Lesson 8

Spreadsheet Shortcuts

8.1: Tables of Equivalent Ratios (10 minutes)

Warm-up

The purpose of this activity is to prepare students to work with a table of equivalent ratios that appears in a later activity in this lesson.

Launch

Give students a few minutes to complete the table. Ensure that they found the correct values before they work on the second question.

Student Facing

Here is a table of equivalent ratios:

\(a\) \(b\)
3 15
10 50
6 30
1  
  80
  1. Complete the table with the missing values.
  2. Explain what it means to say that the pairs of numbers are equivalent ratios.

Student Response

Student responses to this activity are available at one of our IM Certified Partners

Activity Synthesis

Invite students to share how they reasoned about the values needed to complete the table. Keep asking, "Did anyone think about it a different way?" until a few ways of reasoning come to light. Some methods might include

  • multiplying any number in the first column by 5 to find the number in the second column
  • dividing any number in the second column by 5 (or multiplying by \(\frac15\) to find the number in the first column)
  • using a scale factor to move from row to row, for example, starting with 6 and 30, you can multiply each value by \(\frac16\) to find 1 and 5 in the next row.

8.2: The Birthday Trick (15 minutes)

Optional activity

The purpose of this activity is to learn that you can click on a cell to use its contents in a new expression rather than typing the address of the cell.

Launch

Ask students to write down the day and month of their birthday. Then, give them this sequence of instructions. Allow them to use a calculator if they wish. (Alternatively, you could have one student demonstrate the procedure on their birthday for the group, and then re-run the computations with each student using her own birthday.)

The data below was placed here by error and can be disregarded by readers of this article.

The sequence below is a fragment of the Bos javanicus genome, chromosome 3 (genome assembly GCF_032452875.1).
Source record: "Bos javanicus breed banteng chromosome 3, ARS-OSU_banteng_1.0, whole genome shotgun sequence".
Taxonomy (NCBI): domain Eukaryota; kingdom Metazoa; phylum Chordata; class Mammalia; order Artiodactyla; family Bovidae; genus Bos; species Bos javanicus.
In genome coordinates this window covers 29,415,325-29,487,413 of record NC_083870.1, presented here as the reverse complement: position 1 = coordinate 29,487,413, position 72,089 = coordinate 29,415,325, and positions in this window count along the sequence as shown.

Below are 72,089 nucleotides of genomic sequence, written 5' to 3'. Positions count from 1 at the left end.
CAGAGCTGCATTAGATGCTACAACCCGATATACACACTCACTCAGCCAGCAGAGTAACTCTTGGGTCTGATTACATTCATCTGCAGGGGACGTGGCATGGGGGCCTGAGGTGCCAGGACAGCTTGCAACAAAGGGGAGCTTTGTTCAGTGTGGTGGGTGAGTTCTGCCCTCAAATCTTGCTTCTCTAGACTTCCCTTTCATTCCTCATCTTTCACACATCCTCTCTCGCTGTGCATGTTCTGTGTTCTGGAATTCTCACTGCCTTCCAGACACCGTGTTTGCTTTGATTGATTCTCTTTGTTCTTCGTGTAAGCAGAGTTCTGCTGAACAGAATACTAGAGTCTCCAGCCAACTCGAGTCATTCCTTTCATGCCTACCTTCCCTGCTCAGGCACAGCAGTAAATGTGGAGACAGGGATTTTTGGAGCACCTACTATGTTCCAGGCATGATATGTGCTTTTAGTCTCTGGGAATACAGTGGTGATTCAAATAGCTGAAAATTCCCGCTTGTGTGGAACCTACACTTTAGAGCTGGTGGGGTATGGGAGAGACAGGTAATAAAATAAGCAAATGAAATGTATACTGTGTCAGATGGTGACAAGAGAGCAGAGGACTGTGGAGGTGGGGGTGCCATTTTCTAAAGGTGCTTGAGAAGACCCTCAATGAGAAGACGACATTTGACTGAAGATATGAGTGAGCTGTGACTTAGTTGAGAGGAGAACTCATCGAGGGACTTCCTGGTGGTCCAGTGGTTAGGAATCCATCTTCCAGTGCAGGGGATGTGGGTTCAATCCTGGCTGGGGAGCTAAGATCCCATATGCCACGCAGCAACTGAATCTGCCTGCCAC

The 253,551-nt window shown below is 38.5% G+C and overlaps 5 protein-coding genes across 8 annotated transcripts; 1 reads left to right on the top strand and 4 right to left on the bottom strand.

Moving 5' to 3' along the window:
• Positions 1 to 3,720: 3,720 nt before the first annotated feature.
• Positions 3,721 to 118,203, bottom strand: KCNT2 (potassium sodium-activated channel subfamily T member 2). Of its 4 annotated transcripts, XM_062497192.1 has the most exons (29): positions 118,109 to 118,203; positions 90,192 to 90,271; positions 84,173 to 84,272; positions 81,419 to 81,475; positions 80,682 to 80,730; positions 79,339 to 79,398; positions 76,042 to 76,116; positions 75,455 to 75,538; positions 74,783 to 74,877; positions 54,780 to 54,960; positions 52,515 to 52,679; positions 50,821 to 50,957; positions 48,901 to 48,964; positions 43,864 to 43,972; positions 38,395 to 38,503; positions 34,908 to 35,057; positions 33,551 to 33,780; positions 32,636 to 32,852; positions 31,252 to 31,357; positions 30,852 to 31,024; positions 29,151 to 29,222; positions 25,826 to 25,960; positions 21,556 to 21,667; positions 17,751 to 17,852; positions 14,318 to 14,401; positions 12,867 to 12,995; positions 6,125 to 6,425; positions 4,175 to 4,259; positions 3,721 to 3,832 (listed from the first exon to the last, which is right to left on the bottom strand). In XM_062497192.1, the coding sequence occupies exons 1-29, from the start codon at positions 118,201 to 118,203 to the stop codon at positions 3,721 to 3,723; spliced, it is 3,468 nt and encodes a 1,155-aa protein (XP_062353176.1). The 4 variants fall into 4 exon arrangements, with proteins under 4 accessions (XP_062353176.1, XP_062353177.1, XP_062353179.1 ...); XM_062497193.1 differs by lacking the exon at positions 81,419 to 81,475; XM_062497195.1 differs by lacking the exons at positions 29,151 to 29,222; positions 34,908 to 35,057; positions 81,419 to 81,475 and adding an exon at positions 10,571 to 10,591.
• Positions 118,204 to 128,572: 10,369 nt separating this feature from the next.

• Multiply the month by 5.
  • Add 6.
  • Multiply by 4.
  • Add 9.
  • Multiply by 5.
  • Add the day.
  • Subtract 165.

Tell students that they’ll program a spreadsheet to perform this trick, and learn a few shortcuts for using spreadsheets along the way.

Action and Expression: Internalize Executive Functions. Provide students with grid or graph paper to organize their work with the sequence of steps for their birthday calculations.
Supports accessibility for: Language; Organization

Student Facing

Use the applet to answer the questions.

 

  1. In cell B4, we want to enter = B1 * 5 to multiply the month by 5. Enter this, but when you are about to type B1, instead, click on cell B1. This shortcut can be used any time: click on a cell instead of typing its address.
  2. Practice this technique as you program each cell in B5 through B10 to perform the right computation.
  3. When you are finished, does cell B10 show a number that contains the month and day of your birthday? If not, troubleshoot your computations.
  4. Try changing the month and day in cells B1 and B2. The rest of the computations should automatically update. If not, troubleshoot your computations.

 

Student Response

Student responses to this activity are available at one of our IM Certified Partners

Student Facing

Are you ready for more?

Why does this trick work? Try using \(m\) for the month and \(d\) for the day, and writing the entire computation as an algebraic expression. Can you see why the resulting number contains the month and day?

Student Response

Student responses to this activity are available at one of our IM Certified Partners

Launch